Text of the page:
On May 1, 2018, the Tunisian Council of Ministers approved a draft “cybercrime” law that aims to “prevent and combat cyber crimes of information and communication.” The bill will now be referred to parliament, which in turn will pass it to a special committee to review the bill and make amendments to it. Finally, the parliament is expected to vote on it in plenary.
But so far, things have not gone as expected:
- On August 1, 2015, a first copy of the bill was published on the Nawaat website. The bill sat dormant for several years, and, to our knowledge, has not been amended. However, the Council of Ministers has not released an updated copy of the draft law that they recently moved forward.
- Civil society was not consulted in the drafting or review of this bill.
- With parliamentary elections scheduled for October 2018, it is uncertain whether the parliament will spend time on making amendments to the bill, or instead will move to adopt this draft as the final version of the law with limited debate.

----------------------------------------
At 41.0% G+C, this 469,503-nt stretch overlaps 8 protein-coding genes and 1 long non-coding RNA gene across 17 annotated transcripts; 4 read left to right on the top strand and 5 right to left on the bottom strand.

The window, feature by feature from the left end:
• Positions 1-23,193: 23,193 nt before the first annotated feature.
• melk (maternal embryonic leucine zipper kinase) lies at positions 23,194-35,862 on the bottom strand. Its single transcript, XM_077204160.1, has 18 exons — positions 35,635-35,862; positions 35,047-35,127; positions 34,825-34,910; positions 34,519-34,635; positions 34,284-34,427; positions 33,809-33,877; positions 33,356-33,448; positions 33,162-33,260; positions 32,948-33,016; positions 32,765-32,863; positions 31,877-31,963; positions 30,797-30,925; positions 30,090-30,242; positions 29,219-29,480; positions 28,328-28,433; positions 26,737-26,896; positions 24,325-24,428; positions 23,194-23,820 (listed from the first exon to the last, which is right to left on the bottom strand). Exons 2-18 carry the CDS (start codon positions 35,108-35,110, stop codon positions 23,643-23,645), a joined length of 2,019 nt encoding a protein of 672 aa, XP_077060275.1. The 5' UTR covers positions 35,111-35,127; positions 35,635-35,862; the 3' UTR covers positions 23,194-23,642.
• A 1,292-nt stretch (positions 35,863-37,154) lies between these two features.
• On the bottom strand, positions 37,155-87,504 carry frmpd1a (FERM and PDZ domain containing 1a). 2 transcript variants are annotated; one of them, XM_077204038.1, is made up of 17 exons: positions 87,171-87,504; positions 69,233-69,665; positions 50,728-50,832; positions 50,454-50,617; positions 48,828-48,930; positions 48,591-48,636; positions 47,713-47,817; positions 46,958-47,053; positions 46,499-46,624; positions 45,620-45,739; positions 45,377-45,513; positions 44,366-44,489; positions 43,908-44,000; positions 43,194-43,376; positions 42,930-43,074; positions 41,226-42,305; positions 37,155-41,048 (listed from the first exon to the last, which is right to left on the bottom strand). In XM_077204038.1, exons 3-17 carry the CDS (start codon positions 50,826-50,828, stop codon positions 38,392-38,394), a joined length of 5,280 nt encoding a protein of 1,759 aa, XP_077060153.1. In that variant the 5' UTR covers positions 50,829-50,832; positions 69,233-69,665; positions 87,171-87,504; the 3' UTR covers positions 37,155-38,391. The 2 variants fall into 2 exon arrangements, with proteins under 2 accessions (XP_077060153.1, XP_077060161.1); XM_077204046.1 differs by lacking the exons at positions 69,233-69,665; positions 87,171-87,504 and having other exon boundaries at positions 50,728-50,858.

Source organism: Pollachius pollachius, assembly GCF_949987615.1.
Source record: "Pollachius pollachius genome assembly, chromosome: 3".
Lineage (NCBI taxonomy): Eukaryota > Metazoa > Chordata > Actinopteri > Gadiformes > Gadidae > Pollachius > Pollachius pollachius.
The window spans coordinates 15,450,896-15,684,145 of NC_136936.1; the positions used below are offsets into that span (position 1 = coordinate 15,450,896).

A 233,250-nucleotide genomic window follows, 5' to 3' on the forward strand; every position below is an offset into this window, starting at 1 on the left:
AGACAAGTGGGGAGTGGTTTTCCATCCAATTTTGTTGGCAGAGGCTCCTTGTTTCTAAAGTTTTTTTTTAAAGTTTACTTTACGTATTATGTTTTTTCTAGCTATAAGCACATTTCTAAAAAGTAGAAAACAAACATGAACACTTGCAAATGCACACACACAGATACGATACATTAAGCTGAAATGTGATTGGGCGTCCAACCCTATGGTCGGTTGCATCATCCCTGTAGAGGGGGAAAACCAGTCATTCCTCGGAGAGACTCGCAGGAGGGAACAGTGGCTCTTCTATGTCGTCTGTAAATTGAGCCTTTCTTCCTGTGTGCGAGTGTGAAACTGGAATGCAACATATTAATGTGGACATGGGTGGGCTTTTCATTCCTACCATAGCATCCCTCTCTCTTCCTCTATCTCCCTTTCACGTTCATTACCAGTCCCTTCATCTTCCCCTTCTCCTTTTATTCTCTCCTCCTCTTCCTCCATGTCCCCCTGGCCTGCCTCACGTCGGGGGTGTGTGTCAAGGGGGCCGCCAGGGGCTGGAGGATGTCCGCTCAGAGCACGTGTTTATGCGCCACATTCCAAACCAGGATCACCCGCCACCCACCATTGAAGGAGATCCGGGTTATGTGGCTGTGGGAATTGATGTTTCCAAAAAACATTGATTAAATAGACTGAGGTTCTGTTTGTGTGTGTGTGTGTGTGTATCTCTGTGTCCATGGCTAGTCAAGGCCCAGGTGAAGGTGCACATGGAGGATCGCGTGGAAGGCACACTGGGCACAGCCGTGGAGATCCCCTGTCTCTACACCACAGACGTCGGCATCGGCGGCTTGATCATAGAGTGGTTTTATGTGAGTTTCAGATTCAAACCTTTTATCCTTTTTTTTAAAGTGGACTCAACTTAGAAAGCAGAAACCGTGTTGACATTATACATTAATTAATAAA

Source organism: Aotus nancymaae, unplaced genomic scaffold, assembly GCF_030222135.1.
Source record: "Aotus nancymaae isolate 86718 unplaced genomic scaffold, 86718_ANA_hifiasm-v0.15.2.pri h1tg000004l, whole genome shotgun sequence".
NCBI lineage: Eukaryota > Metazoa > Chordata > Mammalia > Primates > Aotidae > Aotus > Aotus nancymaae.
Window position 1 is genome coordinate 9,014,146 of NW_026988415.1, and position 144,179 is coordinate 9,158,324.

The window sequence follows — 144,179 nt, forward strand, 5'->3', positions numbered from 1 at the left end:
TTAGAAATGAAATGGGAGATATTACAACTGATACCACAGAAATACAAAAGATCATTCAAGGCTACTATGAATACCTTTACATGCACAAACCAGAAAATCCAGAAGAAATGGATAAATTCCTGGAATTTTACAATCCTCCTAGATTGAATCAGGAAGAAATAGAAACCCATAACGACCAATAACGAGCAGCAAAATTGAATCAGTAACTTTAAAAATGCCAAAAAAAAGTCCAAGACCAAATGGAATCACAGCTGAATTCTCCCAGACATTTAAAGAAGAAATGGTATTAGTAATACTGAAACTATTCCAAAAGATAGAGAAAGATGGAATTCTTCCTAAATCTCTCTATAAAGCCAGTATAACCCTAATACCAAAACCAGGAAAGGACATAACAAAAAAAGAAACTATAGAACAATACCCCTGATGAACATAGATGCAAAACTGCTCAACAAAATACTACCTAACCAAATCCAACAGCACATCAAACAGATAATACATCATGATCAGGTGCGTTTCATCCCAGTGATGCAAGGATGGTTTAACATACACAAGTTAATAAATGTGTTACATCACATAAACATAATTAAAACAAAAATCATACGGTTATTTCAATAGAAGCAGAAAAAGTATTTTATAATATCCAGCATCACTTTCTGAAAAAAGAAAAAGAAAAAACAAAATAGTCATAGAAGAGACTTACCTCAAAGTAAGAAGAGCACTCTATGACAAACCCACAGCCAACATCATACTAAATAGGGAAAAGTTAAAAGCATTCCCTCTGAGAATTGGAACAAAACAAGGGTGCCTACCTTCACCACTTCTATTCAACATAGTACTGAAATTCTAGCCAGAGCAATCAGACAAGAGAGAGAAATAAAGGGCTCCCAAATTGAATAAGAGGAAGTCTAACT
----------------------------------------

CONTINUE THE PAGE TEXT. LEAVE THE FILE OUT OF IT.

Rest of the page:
In response to these challenges, on August 2, 2018, Access Now submitted a request to the Ministry of Justice (in Arabic) to obtain a hard copy of the draft law. This request for information was submitted in accordance with Basic Law No. 22-2016 of March 24, 2016, on the right to access to information and Chapter 32 of the Constitution of January 27, 2014, which guarantees the right to information and the right to access information.
Access Now expects to receive an answer to our request for information — either an approval or rejection — from the ministry within 20 days, or by August 22, 2018. We will publish the response to enable other interested parties to access it. If the Ministry of Justice refuses to provide us with the most recent version of the bill, Access Now will submit a request to the Authority of Access to Information, represented by its President Imed Hazgui, to take the necessary steps to provide access to the requested information.
In this context, Access Now emphasizes the importance of the right to access to information as a basic and legitimate right. We also call on civil society actors to follow up on “cybercrime” initiatives that are increasingly being used to oppress human rights defenders online, while granting government authorities unrestricted power to control the free flow of information and silence dissent.